Skip to content

Madrid: 6 Places to Visit in Spain’s Capital

After having spent a week exploring Porto and Lisbon, it was time to return to Spain and continue traveling the Iberian Peninsula. I said goodbye to the capital of Portugal and hello to the capital of Spain, boarding the overnight train in Lisbon and arriving in Madrid the following morning. A city rich in culture and deeply rooted in tradition, Madrid is bursting with interesting places to see and unique things to do. Based on my adventure-filled weekend in Spain’s capital, these are six parts of the city that I believe you do not want to miss on your next trip to Madrid.

1. Plaza Mayor
A striking square in the heart of Madrid, the Plaza Mayor is home to the Statue of King Philip III and has been the center of important happenings for hundreds of years. Bullfights, public executions, and crowning ceremonies are just a few of the significant events that have taken place here. Today the square is lined with cafés and restaurants that are ideal for people watching and provide a perfect setting to appreciate the surrounding architecture. Various concerts and festivals are also held here throughout the year, as well as the annual Christmas market.

2. Barrio de La Latina
The La Latina District is the oldest neighborhood in Madrid, filled with antique shops, second hand bookstores, tapas bars, and more. The artsy streets and picturesque buildings are worth exploring during the day, and the nightlife is something to experience at dusk. Every Sunday morning, hundreds of vendors set up stands that spill from one sidewalk into the next for El Rastro de Madrid, the largest open air flea market in all of Spain. Make sure you eat a big breakfast beforehand because you’ll be in for hours of treasure hunting and haggling.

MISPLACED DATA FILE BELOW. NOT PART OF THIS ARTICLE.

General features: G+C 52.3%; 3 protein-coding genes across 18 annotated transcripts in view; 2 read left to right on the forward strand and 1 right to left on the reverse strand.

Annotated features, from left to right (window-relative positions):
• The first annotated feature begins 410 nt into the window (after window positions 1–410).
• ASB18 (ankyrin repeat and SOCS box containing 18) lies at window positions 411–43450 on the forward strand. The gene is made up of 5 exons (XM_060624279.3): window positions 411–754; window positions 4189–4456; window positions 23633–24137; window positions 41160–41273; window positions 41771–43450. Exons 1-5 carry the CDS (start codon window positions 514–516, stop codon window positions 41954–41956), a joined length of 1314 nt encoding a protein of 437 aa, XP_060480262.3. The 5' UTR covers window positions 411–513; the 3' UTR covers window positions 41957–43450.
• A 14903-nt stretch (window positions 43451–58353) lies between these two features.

3. Catedral de la Almudena
Interestingly enough, the Almudena Cathedral is built on the site of Madrid’s first mosque. Talk of building this cathedral first came about after Spain’s capital was moved from Toledo to Madrid in 1561, but its construction didn’t begin until 1883 and was only recently completed in 1993. Today you can step inside this magnificent gothic structure and admire its stained glass windows and stunning domes.

4. Mercado de San Miguel
The Market of San Miguel combines Spanish and international flavors to deliver a one-of-a-kind culinary experience. Packed with locals and tourists, tapas and cocktails, meat and seafood, and more, come here to immerse yourself in Madrid’s food culture. Expect to push your way through the crowds and embrace the hectic scene, it’s all part of the fun. For a more local atmosphere and a less touristy environment, the Mercado de la Cebada is a great alternative.

5. Palacio Real de Madrid
The Royal Palace of Madrid is the official residence of the royal family, but it is only used for state ceremonies as the family does not live here permanently. With 3,000 rooms, 870 windows, 240 balconies, and 44 staircases, this impressive architectural landmark will not disappoint. And with the Jardin De Sabatini and the Plaza de Oriente just outside, you can easily spend a half day enjoying the palace and its grounds.

6. Parque del Buen Retiro
The Buen Retiro Park is a beautifully landscaped green area that offers much more than what you typically find in a park. From fountains and sculptures to the man-made lake and serene rose garden, no visit to Madrid is complete without a walk through this park. Better yet, lace up your running shoes and sweat out the sangria you drank the previous night, there are 350 acres to explore!

What’s your favorite place to visit in Madrid?


  1. What lovely scenery. How many times have you been to Spain?

    • Thanks Penny!! Madrid was my second city (after Barcelona), but I’m heading back tomorrow for Málaga, Seville, and Mallorca… lots more Spain posts to come 🤩

Leave a Reply

Your email address will not be published. Required fields are marked *

%d bloggers like this: